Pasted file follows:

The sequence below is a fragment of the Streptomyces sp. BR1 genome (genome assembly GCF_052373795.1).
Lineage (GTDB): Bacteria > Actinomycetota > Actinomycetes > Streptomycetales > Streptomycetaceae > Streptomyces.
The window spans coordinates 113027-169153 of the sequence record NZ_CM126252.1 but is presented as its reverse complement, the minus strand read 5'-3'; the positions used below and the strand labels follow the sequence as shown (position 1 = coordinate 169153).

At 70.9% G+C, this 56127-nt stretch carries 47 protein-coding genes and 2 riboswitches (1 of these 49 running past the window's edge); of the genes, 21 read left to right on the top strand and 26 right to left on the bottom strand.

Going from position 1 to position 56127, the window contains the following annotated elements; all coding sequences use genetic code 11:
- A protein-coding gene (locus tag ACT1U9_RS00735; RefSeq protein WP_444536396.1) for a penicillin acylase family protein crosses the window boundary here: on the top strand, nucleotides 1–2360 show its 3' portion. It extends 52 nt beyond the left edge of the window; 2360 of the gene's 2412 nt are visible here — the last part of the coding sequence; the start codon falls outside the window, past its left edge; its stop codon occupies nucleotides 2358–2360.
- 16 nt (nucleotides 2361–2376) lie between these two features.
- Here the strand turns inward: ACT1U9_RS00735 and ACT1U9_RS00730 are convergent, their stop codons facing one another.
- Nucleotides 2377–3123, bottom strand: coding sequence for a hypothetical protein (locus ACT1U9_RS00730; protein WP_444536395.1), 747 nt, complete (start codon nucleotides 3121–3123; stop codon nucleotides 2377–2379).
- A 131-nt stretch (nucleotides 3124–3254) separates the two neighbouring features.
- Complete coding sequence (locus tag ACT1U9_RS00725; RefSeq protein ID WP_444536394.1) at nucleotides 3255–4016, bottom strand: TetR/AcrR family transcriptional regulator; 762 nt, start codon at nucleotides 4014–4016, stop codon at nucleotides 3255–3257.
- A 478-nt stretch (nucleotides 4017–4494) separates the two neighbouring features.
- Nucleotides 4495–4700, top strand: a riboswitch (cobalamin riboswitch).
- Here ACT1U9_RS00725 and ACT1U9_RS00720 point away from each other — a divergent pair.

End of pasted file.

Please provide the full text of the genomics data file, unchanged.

The sequence below is a fragment of the Streptomyces sp. BR1 genome (genome assembly GCF_052373795.1).
Lineage (GTDB): Bacteria > Actinomycetota > Actinomycetes > Streptomycetales > Streptomycetaceae > Streptomyces.
The window spans coordinates 113027-169153 of the sequence record NZ_CM126252.1 but is presented as its reverse complement, the minus strand read 5'-3'; the positions used below and the strand labels follow the sequence as shown (position 1 = coordinate 169153).

At 70.9% G+C, this 56127-nt stretch carries 47 protein-coding genes and 2 riboswitches (1 of these 49 running past the window's edge); of the genes, 21 read left to right on the top strand and 26 right to left on the bottom strand.

Going from position 1 to position 56127, the window contains the following annotated elements; all coding sequences use genetic code 11:
- A protein-coding gene (locus tag ACT1U9_RS00735; RefSeq protein WP_444536396.1) for a penicillin acylase family protein crosses the window boundary here: on the top strand, nucleotides 1–2360 show its 3' portion. It extends 52 nt beyond the left edge of the window; 2360 of the gene's 2412 nt are visible here — the last part of the coding sequence; the start codon falls outside the window, past its left edge; its stop codon occupies nucleotides 2358–2360.
- 16 nt (nucleotides 2361–2376) lie between these two features.
- Here the strand turns inward: ACT1U9_RS00735 and ACT1U9_RS00730 are convergent, their stop codons facing one another.
- Nucleotides 2377–3123, bottom strand: coding sequence for a hypothetical protein (locus ACT1U9_RS00730; protein WP_444536395.1), 747 nt, complete (start codon nucleotides 3121–3123; stop codon nucleotides 2377–2379).
- A 131-nt stretch (nucleotides 3124–3254) separates the two neighbouring features.
- Complete coding sequence (locus tag ACT1U9_RS00725; RefSeq protein ID WP_444536394.1) at nucleotides 3255–4016, bottom strand: TetR/AcrR family transcriptional regulator; 762 nt, start codon at nucleotides 4014–4016, stop codon at nucleotides 3255–3257.
- A 478-nt stretch (nucleotides 4017–4494) separates the two neighbouring features.
- Nucleotides 4495–4700, top strand: a riboswitch (cobalamin riboswitch).
- Here ACT1U9_RS00725 and ACT1U9_RS00720 point away from each other — a divergent pair.